After 6 weeks of camp and exhibition games, practices and meetings it was pretty clear that Luke McCown had played his way into the mix as the best quarterback on the Jaguars roster. McCown had produced when he was on the field in games, he was sharp in practices and the guys on the team liked his football acumen. “Ball out” is his nickname for how he makes quick decisions and is willing to throw into tight spots.
That left the Jaguars management and coaching staff with a dilemma: What to do with Luke McCown?
It didn’t make sense to sit him on the bench and with the heir apparent in the wings and just waiting to play. He was worth a draft pick if they wanted to trade him but the dilemma was complicated by the poor play of the incumbent starter, David Garrard.
Head Coach Jack Del Rio told us going into the third exhibition game that “now would be a good time” for the quarterback and the offense to start showing some production. Del Rio had met with Garrard earlier to encourage him to pick up the tempo and “get it going” since David had struggled from the beginning of camp.
But that never happened.
So faced with that decision, and knowing that Blaine Gabbert was going to be your starter at some point either sooner or later, Garrard became the expendable player. They knew the upside on Garrard. He had reached the pinnacle of his ability and what that produced was average results in the NFL.
It’s hard to say why he plateaued out so quickly after signing a new contract following the 2007 season but for a guy who was talked about in the next breath after Tom Brady and Peyton Manning, he never elevated his game again. Maybe he was satisfied after he “got his money” or maybe he started to believe he was better just because everybody said he was next in line. But whatever it was, the Jaguars couldn’t count on him getting any better;
With a $9 million price tag the Jaguars couldn’t sit him on the bench, so they cut him. It wasn’t about money, or they’d have never let Garrard take the field in the pre-season. They had the perfect excuse when he strained his back in practice and missed the opener. If he had gotten hurt playing in an exhibition, they’d been on the hook for $9 million and out a quarterback.
So McCown earns the starting spot and plays well enough to beat the Tennessee Titans in game one of the regular season. “He’s not ready,” is the response given when asked about Gabbert’s debut in the NFL.
One thing’s for sure again in 2011 on offense for the Jaguars: they’re not going to the playoffs through the quarterback position. The QB wasn’t going to get them into the post-season but he could keep them from getting there. They’re a run-first; stop the run team that wants Maurice Jones Drew to handle the ball about 25 times a game among their 35 or so rushes.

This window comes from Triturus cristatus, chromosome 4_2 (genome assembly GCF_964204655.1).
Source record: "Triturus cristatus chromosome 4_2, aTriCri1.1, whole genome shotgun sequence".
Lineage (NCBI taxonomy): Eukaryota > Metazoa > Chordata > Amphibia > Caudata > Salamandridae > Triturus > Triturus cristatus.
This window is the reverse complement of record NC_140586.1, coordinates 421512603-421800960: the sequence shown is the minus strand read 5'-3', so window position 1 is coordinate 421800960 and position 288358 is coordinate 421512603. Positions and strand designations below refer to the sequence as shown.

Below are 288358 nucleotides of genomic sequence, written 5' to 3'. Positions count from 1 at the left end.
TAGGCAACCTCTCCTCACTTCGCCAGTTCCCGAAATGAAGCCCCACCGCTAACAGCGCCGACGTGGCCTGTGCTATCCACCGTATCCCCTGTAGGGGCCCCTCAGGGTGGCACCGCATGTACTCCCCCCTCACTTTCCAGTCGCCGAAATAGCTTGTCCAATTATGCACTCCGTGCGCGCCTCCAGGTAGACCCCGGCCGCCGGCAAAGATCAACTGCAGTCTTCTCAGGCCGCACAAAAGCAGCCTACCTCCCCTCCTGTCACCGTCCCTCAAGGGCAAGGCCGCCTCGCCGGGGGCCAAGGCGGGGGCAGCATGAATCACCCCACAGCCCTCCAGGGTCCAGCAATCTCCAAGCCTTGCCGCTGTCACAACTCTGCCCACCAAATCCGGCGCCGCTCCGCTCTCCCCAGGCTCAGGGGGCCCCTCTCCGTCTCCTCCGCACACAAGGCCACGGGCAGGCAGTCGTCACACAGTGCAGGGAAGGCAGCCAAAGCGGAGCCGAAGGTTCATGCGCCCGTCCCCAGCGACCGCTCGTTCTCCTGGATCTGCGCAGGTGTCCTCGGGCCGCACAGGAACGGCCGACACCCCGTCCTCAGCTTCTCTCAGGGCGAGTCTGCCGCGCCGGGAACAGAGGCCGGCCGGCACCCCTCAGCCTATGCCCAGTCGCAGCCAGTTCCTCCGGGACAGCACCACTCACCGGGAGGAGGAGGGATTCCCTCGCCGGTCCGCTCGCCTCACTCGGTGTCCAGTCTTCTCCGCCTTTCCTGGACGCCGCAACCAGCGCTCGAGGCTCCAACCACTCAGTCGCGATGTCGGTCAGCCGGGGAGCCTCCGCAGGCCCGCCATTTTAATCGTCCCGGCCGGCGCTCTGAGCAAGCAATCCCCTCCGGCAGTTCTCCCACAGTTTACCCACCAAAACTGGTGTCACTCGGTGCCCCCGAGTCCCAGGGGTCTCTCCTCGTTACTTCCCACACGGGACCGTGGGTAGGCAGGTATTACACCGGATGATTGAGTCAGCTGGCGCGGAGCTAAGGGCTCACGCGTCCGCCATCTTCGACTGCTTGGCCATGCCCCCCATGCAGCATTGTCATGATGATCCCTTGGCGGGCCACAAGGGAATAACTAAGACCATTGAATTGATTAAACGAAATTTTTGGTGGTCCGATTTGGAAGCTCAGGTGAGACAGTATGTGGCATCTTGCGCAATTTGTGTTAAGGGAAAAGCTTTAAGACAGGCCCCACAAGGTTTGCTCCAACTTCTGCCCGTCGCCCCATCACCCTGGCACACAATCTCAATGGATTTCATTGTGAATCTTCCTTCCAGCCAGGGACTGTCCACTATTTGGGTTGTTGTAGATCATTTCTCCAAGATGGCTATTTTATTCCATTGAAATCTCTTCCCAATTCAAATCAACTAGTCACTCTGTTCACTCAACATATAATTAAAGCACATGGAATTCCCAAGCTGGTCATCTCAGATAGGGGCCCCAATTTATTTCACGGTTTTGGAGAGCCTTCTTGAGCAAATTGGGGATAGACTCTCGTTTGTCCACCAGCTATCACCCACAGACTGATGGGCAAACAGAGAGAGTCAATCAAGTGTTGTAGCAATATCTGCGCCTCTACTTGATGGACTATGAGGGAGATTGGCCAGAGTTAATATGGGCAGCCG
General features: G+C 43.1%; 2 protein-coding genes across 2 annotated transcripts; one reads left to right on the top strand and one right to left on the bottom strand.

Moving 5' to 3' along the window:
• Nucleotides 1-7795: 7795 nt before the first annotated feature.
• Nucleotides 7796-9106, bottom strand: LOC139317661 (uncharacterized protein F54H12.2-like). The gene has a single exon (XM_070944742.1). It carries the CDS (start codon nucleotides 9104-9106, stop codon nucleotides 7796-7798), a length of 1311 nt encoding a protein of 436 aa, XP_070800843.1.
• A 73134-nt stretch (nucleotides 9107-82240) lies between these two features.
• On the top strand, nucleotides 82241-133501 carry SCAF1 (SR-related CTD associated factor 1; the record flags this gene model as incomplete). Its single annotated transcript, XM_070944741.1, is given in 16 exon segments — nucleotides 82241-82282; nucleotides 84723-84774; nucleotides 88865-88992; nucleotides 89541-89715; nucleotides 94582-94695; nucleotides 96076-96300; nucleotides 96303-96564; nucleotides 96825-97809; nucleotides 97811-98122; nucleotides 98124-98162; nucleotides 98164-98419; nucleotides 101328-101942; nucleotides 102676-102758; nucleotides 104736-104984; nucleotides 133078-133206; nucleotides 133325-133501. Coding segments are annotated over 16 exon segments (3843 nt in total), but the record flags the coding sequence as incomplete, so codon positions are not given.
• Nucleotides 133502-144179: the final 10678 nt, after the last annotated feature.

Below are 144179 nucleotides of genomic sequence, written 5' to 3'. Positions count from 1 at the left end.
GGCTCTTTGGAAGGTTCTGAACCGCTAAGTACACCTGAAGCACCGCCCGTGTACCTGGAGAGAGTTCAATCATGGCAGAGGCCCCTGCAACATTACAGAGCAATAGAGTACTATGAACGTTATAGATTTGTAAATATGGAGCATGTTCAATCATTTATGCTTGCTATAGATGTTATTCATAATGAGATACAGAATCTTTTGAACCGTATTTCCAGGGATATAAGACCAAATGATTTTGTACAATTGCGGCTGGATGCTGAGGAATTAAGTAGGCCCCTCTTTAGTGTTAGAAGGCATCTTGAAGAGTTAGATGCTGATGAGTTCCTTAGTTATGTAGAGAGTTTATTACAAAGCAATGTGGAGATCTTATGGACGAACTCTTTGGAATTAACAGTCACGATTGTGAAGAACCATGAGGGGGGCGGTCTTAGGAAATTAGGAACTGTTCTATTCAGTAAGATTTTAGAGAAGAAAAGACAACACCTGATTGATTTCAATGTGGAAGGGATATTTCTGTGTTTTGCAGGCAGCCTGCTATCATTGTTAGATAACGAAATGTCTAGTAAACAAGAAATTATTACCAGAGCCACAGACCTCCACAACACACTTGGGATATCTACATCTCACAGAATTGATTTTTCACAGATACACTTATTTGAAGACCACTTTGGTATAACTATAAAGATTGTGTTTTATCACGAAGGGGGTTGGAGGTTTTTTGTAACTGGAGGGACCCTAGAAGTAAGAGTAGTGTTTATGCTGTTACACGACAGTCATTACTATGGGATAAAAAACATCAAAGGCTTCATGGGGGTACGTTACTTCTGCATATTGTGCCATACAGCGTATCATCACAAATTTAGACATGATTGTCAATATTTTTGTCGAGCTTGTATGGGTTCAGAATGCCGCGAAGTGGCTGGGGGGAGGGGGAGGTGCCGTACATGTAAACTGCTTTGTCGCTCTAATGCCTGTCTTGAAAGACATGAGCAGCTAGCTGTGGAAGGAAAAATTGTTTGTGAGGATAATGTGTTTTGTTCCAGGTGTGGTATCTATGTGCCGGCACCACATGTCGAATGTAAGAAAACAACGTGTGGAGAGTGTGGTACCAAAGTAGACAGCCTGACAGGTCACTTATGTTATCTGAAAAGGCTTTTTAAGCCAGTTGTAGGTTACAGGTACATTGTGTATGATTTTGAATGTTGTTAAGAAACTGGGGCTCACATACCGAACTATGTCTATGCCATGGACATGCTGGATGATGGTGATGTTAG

In a battle for the starting QB job in Tampa Bay, Luke McCown lost out to Byron Leftwich. That made him expendable in Tampa and the Jaguars acquired him for a 7th round pick. The rap on McCown was that he was skittish and inconsistent. He didn’t show any of that in his time in Jacksonville: until Sunday against the Jets. When things starting going downhill, they snowballed and got worse. McCown reverted to the player they thought he was in Tampa when they got rid of him.
Which brings us to the dawning to a new era in Jaguars history: The Gabbert era.
If you’re going to run the offense the Jaguars run, handing it off and throwing safe bubble screens and slants, then let the rookie do it. The Jaguars believed Gabbert was the best player in the draft last year. They just happened to get him with the 10th pick. It was evident when he went in the game last Sunday against the Jets, albeit a bit late, that he can play. He has quick feet, a quick release, makes fast decisions and can fire it. He didn’t like getting hit in the backfield but who does?
So put Gabbert in the game.
If he gets overwhelmed, sit him down for a couple of weeks. But put him in the game and see what he can do. It’ll create an ancillary excitement about a season that’s already been written off as average at best.
He’s a first round pick. Let him play like one.